The second challenge we have to face after creating effective blueprints is the question of whether we have the Skills to create these. I may have a great idea of the relationship I want to have with my spouse, but I realize that to have that relationship, I would need skills I do not currently possess. I might realize that to have that kind of relationship I would need to be able to tolerate a level of anger or upset I never learned to feel safe about. Or I might need to be able to have difficult conversations with my spouse with about topics I have always felt uncomfortable talking about. Or I might have to learn to simply say, “I’m sorry.”

If I don’t have the skills necessary, I will have little chance of attaining my picture of the relationship I want. Once I have a suitable blueprint, I need appropriate skills. Like a carpenter who has never worked with certain materials before, he will need to learn new skills if the building’s blueprint calls for it as part of the design.  

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The final basic necessity I want to mention is Courage. Without Courage we can never face the changes we need to make and we will keep backing off from taking the final steps. One of my favorite questions for clients in this stage is,” Do you really not know what you need to do, or do you know what you need to do but are afraid to do it?” A remarkable number of people say, “Yeah, I know what to do but I’m really scared.” If we don’t face the issue of Courage directly, we will most likely short circuit the process at some earlier stage by pretending we don’t really know what we want or by adding endless “Yeah, buts” to every step we are about to take.

One of the most stunningly beautiful aspects of internal control psychology is that we know how to help people change their emotions. We know we can help create the Courage they need, not by directly changing how they feel, but by changing what they do and what they think (Glasser’s concept of total behavior.)  We can help people develop the Courage they need to use their new Skills to work toward their Design of a new and better life.

All three are crucial: Design, Skills and Courage. Knowing that before we attempt to change ourselves or help others change gives us a big jump in the process and can avoid a lot of ungrounded and unfocused activity.

 

Design-The #1 Necessity for Change

by  Barnes Boffey, Ed.D; Director of Training, Aloha Foundation… www.alohafoundation.org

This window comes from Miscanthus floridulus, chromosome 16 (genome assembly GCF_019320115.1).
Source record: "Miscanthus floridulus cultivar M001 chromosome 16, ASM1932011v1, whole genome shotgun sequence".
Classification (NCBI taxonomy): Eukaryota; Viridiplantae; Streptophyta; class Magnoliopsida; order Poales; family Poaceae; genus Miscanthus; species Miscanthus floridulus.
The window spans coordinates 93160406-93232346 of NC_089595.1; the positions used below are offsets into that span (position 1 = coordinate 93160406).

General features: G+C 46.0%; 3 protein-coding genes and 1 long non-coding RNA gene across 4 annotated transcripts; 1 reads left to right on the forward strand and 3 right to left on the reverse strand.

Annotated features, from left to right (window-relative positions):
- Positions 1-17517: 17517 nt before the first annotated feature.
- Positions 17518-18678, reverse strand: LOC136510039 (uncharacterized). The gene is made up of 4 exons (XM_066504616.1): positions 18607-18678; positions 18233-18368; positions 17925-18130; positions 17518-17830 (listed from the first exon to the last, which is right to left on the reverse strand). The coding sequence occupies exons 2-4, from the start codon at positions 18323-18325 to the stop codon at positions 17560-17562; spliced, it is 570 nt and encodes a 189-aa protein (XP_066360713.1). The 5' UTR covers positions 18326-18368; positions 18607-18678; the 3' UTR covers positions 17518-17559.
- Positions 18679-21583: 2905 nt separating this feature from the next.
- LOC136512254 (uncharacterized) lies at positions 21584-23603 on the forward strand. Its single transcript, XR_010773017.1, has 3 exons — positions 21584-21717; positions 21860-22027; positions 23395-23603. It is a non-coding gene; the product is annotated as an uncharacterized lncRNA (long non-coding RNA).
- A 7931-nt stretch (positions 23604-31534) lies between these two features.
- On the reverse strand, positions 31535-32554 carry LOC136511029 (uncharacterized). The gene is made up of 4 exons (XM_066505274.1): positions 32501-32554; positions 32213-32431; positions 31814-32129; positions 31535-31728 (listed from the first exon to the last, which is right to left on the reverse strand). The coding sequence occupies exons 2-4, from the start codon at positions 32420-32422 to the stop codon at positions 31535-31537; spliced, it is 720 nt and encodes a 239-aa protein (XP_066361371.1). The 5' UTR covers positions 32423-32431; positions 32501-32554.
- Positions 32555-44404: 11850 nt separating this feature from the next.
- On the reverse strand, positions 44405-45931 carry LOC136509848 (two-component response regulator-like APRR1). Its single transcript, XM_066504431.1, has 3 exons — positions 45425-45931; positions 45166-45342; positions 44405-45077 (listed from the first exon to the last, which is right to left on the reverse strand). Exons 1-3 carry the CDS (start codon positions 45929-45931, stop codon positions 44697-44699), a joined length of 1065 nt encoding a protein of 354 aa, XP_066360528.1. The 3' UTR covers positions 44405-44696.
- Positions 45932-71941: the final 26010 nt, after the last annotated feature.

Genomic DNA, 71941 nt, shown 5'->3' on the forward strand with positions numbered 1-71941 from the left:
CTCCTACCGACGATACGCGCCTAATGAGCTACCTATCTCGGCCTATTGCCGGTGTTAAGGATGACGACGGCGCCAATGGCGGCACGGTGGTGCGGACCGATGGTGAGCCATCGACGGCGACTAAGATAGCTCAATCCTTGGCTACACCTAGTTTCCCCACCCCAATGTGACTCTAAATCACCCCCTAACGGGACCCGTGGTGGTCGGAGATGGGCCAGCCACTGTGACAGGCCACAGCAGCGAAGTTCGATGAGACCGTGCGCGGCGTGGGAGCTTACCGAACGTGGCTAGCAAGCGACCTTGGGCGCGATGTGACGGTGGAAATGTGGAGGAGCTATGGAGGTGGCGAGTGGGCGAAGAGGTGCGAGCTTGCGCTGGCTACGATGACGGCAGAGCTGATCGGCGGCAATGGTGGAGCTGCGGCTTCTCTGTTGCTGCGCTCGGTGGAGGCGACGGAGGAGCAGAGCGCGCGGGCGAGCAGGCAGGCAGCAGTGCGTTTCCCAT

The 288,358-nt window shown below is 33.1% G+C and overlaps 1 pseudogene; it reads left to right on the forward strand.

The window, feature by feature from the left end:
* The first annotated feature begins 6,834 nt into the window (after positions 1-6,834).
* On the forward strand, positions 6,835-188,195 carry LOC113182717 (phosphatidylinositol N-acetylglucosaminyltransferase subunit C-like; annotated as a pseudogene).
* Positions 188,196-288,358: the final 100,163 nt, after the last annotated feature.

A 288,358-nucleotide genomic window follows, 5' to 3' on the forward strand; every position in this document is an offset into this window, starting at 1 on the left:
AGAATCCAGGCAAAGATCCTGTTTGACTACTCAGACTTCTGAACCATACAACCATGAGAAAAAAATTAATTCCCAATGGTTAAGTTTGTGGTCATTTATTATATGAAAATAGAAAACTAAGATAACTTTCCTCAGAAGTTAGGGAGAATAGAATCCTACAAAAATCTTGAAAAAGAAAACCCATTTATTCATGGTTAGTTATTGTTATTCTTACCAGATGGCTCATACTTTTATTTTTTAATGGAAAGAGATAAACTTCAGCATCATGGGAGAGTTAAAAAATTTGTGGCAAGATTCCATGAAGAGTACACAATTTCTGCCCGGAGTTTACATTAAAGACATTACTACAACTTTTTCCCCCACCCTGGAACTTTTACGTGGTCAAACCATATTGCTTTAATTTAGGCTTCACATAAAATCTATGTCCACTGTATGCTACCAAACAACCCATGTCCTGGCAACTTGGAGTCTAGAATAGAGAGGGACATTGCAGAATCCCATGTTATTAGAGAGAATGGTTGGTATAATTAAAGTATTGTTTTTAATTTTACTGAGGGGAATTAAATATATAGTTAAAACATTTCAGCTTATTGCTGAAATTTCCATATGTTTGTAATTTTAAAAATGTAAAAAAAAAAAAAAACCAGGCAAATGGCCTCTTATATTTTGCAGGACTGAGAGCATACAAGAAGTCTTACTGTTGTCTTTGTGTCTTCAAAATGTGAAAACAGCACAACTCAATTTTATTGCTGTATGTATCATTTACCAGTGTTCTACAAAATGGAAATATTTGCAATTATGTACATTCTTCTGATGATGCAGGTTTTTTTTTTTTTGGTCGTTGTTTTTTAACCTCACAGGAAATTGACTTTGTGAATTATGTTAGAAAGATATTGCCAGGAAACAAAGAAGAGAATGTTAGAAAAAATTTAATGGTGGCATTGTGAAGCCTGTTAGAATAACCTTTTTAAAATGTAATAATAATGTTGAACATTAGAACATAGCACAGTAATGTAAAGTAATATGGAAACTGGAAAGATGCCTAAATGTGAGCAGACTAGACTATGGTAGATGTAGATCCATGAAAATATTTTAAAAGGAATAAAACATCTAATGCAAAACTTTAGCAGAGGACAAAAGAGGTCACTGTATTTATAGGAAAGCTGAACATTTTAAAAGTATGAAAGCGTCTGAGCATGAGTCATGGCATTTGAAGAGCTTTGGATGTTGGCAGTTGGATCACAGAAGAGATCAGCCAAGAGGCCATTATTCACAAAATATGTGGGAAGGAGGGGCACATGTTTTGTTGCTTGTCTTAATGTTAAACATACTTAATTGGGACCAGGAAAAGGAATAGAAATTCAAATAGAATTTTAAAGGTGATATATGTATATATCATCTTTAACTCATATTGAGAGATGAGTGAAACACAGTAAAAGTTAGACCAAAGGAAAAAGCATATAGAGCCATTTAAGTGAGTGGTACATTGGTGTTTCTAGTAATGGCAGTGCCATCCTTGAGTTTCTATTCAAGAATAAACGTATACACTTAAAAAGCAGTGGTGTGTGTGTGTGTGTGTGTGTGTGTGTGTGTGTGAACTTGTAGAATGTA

Before exploring types and dimensions, I want to offer a more basic view and review of what is happening in this process of change, and especially the process of changing pictures. We create pictures in our Quality World because we believe they are our best chance of being able to follow our psycho/spiritual instructions (Glasser calls them needs) to be loving, powerful, playful and free. These pictures don’t have to be real, moral, correct, accurate or attainable; they are just our pictures and the best we know how to create at the time.

If we want to help someone change, we have to know what pictures/blueprints they have at their disposal. If they don’t have blueprints that will be effective, flexible and realistic, they will have little chance of changing in ways that will allow them to be happy. To help people change there are three necessities without which it cannot work: A Design, The Skills and The Courage.

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If someone wants to change, the first step in the process is creating an attainable picture/blueprint of what they want the “the world” and themselves to look like in the future. This involves the process of Design. We have to create an image of the future that we want; we have to give our brain a blueprint with which to work or it will be like a carpenter building a house with no plan in front of him. We have to help people design the world they’d like to live in and the people they’d like to be in that world. If we cant imagine it, it is almost impossible to attain it.  Here is where the question “Can you imagine…? “becomes crucially important.

Suppose we have a struggling fourth grader we are trying to help, and we ask him, ”Do you want to be successful in math?” If he says “No,” we have another path to travel, but if he says “Yes” or “I don’t know how,” a question which should be asked relatively soon is, “Can you imagine being successful in math?” Nine times out of ten the answer will be “No,” and what we know, that he may not, is that without that picture he cannot be successful. Before going any farther, we need to help him create an accurate and acceptable blueprint of himself being successful.

To a woman contemplating divorce, we might ask “Can you imagine yourself being happy in a life which includes you being divorced?” If the answer is “No,” we have lots of work to do at the Design and imagination step before proceeding further. If she can’t imagine it, she can’t make it happen.

The pictures we have; the pictures we need

by Barnes Boffey, Ed.D; Director of Training, Aloha Foundation… www.alohafoundation.org